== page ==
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Title: The investigation of tube sampling disturbance using transparent soil and particle image velocimetry
Author: Hover, Eyre D.
ISNI:       0000 0004 5364 0749
Awarding Body: University of Warwick
Current Institution: University of Warwick
Date of Award: 2014
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A small-scale physical modelling system was developed and employed to investigate the effects of tube sampling. Amorphous silica and an oil blend of matching refractive index were mixed to form a transparent soil. Black glass beads were embedded within the soil body on the vertical central plane. After consolidation in a Perspex box, a glass model sampler was pushed into the transparent soil. Movements within the soil body were recorded using digital photography; these images were later analysed by Particle Image Velocimetry. The centreline strain path (CSP) of the sample during tube penetration was calculated and compared to existing analytical and numerical models’ strain predictions, and some degree of correlation was observed. However, it is shown that the CSP is not constant throughout the sample, but varies with depth below the base of the borehole. It was also noticed that after tube penetration, significant residual extensive strains remain for soil on the centreline of the specimen. Different tube geometries were tested and a correlation was found between strain magnitudes and the Area Ratio, Inside Clearance Ratio and the Outer Cutting Edge Taper Angle. It was also found that samples taken in normally consolidated soils were more heavily disturbed than those in lightly overconsolidated soils. After removal from the soil model, samples were stored for six months and volumetric strains within them, set up by a redistribution of pore fluid pressures, were found to be small, typically less than 1%. Soil at the edge of the sampler wall reduced in volume, while the centre swelled. Specimens were thereafter extruded from the sampling tube and the strain path created by this step was quantified. It was found that extrusion compresses the soil while still inside the tube, with soil closest to the extruder more significantly affected. All of these parts of the sampling process contribute to the overall sample disturbance and can therefore have an effect on the sample’s measured properties.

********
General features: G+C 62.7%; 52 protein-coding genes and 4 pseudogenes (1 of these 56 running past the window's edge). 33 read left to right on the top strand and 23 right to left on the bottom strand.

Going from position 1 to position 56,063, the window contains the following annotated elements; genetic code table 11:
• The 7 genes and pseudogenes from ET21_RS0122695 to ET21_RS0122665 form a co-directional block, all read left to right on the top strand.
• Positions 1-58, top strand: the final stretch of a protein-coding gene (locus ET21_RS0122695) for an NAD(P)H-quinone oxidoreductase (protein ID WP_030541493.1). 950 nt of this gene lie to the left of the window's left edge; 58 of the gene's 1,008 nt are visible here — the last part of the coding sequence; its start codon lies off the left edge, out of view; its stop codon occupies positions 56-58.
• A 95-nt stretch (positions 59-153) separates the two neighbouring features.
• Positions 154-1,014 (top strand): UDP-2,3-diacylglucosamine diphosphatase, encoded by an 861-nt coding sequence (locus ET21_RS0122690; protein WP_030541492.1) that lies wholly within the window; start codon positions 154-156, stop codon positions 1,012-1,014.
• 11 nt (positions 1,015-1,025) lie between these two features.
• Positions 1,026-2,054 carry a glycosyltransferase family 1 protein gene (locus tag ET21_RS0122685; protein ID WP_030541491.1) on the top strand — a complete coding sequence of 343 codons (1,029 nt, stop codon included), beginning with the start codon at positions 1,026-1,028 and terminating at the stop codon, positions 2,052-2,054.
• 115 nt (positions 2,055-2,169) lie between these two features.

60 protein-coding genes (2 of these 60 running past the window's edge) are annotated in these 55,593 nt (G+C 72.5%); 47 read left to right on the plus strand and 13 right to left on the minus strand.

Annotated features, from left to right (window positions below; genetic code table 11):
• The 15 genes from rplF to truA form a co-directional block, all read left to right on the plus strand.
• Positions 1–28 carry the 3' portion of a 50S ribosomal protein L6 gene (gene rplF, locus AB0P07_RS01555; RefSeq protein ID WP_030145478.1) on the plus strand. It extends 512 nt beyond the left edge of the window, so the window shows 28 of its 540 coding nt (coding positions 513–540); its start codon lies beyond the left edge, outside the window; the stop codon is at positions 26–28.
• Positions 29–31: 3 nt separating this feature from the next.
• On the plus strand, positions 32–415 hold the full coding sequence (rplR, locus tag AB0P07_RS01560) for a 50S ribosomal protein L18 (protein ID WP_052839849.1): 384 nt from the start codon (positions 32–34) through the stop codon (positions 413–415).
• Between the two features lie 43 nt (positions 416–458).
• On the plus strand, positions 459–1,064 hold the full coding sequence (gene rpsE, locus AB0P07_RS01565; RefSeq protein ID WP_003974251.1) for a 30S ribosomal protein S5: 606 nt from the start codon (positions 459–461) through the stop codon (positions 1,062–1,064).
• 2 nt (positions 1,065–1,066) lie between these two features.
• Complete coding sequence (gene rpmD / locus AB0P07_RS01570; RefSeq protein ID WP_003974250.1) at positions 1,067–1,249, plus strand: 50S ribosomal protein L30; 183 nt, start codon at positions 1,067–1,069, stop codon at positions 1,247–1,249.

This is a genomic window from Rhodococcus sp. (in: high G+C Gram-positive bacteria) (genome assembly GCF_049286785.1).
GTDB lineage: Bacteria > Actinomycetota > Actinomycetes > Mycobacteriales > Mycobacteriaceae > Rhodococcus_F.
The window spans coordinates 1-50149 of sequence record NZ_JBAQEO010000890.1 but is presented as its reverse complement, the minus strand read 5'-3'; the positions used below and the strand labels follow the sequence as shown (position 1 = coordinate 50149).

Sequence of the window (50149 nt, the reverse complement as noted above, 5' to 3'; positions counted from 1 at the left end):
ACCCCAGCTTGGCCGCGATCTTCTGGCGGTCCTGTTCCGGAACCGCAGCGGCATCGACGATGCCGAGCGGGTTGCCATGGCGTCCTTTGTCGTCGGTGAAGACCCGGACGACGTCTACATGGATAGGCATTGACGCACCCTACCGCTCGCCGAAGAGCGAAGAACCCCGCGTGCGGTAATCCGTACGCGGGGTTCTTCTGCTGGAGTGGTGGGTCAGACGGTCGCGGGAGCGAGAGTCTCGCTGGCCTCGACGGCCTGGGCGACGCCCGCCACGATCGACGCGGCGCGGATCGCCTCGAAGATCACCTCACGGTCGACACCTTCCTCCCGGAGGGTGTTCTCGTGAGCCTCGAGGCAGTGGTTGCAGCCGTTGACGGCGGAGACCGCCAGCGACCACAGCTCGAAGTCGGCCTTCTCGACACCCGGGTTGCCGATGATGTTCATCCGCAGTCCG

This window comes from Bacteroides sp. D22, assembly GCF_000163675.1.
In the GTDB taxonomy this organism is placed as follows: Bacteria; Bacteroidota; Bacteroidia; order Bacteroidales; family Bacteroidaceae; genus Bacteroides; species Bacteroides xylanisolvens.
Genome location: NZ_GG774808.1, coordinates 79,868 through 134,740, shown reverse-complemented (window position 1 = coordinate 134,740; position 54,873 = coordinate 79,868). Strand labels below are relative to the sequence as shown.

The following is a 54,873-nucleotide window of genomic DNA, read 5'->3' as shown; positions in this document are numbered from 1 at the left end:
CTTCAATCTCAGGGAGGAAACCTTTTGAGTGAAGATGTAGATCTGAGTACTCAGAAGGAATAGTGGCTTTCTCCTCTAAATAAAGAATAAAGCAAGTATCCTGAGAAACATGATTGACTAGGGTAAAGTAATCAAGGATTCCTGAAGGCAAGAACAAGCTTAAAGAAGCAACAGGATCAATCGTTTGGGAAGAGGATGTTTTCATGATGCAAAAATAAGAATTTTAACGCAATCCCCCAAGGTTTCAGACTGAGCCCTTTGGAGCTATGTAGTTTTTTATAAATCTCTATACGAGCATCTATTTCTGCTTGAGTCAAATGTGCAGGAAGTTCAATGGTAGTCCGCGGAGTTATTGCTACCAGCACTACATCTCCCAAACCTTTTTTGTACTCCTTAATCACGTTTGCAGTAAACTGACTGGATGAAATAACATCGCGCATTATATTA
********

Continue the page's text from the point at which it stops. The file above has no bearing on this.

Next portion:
Supervisor: Not available Sponsor: School of Engineering, University of Warwick ; Engineering and Physical Sciences Research Council (EPSRC)
Qualification Name: Thesis (Ph.D.) Qualification Level: Doctoral
EThOS ID:  DOI: Not available
Keywords: S Agriculture (General) ; TA Engineering (General). Civil engineering (General)